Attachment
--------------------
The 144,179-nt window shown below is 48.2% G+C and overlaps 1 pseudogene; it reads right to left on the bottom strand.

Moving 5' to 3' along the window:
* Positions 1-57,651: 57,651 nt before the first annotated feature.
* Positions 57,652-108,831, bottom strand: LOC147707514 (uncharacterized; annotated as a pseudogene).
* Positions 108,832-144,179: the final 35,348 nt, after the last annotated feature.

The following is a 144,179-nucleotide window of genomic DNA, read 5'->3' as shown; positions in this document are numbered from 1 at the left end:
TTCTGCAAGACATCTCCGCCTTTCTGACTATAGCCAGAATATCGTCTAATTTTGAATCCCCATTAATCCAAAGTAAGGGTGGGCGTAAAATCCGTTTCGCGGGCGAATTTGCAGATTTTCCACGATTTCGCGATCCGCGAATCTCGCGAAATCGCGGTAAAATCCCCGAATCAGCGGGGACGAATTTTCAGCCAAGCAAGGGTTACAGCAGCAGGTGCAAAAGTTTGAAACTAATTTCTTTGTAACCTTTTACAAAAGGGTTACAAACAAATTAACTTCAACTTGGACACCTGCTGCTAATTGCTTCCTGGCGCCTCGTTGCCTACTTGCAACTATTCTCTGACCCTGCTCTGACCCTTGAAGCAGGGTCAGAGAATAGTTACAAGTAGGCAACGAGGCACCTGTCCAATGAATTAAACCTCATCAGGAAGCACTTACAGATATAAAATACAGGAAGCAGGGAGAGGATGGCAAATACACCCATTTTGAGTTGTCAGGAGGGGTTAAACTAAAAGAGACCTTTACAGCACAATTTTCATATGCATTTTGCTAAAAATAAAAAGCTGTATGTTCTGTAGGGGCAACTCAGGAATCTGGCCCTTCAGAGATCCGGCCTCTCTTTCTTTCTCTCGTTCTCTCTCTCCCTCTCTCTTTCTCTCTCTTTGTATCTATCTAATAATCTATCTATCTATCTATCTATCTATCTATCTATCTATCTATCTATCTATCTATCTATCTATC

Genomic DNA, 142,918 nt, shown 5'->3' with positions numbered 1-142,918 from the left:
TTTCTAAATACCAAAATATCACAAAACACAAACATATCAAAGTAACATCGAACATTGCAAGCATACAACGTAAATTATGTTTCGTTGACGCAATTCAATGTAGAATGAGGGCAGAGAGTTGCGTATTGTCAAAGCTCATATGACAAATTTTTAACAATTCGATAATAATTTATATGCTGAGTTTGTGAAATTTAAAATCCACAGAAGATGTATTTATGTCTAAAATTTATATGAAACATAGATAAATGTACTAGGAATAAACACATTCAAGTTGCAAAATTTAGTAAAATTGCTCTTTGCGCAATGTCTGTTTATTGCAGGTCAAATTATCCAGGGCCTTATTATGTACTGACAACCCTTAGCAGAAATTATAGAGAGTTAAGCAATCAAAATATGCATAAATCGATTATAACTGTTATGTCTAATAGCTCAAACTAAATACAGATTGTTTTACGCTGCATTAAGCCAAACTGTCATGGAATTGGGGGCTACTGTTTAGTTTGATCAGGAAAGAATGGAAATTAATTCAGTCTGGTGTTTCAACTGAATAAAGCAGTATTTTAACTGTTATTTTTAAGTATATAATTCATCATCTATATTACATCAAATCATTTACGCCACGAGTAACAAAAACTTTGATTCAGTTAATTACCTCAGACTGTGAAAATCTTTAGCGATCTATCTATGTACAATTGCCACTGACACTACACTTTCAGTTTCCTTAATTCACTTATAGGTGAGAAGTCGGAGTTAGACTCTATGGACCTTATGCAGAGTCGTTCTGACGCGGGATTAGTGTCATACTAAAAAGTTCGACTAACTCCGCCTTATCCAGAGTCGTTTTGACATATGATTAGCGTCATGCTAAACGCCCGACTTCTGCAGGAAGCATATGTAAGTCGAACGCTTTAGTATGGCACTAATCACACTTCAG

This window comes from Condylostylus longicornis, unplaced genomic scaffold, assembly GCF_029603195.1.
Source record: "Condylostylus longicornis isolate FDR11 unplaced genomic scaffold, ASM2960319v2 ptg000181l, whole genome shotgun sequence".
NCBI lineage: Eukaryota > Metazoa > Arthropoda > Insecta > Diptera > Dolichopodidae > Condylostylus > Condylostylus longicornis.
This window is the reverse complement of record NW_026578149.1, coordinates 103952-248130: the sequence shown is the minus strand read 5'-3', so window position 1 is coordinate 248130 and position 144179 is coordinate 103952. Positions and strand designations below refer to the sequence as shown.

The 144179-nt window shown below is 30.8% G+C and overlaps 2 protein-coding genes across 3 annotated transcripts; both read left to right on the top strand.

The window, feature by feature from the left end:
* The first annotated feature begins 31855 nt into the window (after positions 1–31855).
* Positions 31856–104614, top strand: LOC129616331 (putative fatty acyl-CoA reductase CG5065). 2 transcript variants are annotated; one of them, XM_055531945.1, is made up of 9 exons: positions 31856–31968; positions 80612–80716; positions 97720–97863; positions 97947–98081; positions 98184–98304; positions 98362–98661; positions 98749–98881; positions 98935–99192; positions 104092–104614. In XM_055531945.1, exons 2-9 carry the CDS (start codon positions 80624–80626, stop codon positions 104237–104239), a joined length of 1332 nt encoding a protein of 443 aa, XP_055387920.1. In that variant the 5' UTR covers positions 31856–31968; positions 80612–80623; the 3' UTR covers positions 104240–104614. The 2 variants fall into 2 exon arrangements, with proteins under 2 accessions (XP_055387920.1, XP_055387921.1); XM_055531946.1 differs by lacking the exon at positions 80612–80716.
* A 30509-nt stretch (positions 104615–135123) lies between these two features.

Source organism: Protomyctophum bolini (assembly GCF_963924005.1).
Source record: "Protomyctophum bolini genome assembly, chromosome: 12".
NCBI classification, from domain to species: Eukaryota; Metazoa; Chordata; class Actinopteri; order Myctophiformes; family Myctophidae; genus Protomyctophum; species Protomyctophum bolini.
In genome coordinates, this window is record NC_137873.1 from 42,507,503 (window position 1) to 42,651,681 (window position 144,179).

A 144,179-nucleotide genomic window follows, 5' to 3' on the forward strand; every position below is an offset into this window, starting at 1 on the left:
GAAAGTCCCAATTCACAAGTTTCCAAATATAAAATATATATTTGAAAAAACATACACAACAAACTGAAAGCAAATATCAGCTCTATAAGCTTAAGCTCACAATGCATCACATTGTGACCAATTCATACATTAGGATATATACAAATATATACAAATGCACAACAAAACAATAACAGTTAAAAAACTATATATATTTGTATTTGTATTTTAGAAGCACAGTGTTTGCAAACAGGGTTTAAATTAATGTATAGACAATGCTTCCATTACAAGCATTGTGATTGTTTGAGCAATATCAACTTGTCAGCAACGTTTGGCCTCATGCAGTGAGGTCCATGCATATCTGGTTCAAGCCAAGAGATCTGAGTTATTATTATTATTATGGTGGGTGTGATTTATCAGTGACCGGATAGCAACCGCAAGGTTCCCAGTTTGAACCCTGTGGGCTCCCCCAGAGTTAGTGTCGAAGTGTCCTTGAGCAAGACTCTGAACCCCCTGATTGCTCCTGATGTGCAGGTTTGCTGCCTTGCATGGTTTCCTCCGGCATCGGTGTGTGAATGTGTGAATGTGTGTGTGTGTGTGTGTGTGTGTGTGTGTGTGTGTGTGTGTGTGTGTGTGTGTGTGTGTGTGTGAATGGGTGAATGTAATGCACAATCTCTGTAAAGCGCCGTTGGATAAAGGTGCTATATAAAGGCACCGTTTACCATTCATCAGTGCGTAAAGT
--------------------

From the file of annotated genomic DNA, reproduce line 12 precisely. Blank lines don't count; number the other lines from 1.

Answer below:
NCBI lineage: Eukaryota > Metazoa > Arthropoda > Insecta > Diptera > Dolichopodidae > Condylostylus > Condylostylus longicornis.